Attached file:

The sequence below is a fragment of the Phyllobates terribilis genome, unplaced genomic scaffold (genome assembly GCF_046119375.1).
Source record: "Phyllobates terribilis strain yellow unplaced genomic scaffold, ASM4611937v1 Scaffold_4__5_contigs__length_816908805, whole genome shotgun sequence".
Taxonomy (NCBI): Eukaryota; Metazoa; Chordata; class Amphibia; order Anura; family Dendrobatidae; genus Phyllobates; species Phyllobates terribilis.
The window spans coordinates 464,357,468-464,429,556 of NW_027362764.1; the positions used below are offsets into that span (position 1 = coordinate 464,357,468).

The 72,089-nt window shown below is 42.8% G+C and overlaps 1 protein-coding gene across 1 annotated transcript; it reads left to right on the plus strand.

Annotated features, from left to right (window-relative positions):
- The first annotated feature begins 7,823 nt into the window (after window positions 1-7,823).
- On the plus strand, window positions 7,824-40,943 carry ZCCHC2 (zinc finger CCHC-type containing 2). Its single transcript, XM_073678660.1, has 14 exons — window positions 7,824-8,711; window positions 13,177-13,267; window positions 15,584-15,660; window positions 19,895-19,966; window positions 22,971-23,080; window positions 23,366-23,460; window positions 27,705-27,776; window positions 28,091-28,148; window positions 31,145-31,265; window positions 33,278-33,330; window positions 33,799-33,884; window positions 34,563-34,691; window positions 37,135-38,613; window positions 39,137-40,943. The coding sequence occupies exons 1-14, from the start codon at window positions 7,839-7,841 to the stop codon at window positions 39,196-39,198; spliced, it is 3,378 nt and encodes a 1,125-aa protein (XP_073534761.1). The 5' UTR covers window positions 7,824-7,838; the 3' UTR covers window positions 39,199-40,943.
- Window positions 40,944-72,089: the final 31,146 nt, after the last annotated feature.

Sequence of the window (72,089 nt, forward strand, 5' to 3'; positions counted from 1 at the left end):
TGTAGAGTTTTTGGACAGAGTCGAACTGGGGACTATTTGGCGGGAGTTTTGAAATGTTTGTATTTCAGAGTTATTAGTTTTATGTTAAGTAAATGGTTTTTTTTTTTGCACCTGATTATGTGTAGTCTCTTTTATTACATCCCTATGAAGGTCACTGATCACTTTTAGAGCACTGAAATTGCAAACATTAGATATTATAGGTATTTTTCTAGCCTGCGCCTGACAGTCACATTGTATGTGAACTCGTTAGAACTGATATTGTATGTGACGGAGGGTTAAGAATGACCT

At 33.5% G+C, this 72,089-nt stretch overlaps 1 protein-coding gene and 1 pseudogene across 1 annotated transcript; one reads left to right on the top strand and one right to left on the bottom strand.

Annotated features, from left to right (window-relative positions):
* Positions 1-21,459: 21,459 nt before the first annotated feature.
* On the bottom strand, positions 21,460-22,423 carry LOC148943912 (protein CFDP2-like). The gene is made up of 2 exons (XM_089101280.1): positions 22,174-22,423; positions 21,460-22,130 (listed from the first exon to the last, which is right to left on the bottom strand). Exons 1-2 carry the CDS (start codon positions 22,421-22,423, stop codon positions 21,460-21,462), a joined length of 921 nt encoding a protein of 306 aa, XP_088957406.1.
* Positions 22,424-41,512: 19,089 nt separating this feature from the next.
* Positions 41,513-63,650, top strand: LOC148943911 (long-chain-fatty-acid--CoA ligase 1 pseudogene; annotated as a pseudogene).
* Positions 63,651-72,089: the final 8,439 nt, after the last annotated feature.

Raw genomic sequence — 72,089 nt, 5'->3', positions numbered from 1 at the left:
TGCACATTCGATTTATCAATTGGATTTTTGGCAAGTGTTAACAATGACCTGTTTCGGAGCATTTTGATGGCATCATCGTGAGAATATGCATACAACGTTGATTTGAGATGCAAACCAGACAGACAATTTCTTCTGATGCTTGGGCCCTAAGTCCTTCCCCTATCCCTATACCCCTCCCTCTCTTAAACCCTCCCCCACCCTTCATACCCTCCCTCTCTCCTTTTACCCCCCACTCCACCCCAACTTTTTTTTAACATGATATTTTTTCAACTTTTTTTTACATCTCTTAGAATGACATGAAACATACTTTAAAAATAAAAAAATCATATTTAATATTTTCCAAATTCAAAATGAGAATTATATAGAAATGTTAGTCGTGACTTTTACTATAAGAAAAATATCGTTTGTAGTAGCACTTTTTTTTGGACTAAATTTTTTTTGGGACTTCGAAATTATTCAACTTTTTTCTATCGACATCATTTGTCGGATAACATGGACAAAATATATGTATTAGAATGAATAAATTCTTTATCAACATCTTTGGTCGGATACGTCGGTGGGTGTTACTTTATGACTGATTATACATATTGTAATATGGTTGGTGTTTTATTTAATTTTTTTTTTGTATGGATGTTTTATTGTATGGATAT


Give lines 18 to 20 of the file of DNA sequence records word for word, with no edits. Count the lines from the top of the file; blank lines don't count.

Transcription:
* Positions 63,651-72,089: the final 8,439 nt, after the last annotated feature.

Raw genomic sequence — 72,089 nt, 5'->3', positions numbered from 1 at the left:
TGCACATTCGATTTATCAATTGGATTTTTGGCAAGTGTTAACAATGACCTGTTTCGGAGCATTTTGATGGCATCATCGTGAGAATATGCATACAACGTTGATTTGAGATGCAAACCAGACAGACAATTTCTTCTGATGCTTGGGCCCTAAGTCCTTCCCCTATCCCTATACCCCTCCCTCTCTTAAACCCTCCCCCACCCTTCATACCCTCCCTCTCTCCTTTTACCCCCCACTCCACCCCAACTTTTTTTTAACATGATATTTTTTCAACTTTTTTTTACATCTCTTAGAATGACATGAAACATACTTTAAAAATAAAAAAATCATATTTAATATTTTCCAAATTCAAAATGAGAATTATATAGAAATGTTAGTCGTGACTTTTACTATAAGAAAAATATCGTTTGTAGTAGCACTTTTTTTTGGACTAAATTTTTTTTGGGACTTCGAAATTATTCAACTTTTTTCTATCGACATCATTTGTCGGATAACATGGACAAAATATATGTATTAGAATGAATAAATTCTTTATCAACATCTTTGGTCGGATACGTCGGTGGGTGTTACTTTATGACTGATTATACATATTGTAATATGGTTGGTGTTTTATTTAATTTTTTTTTTGTATGGATGTTTTATTGTATGGATAT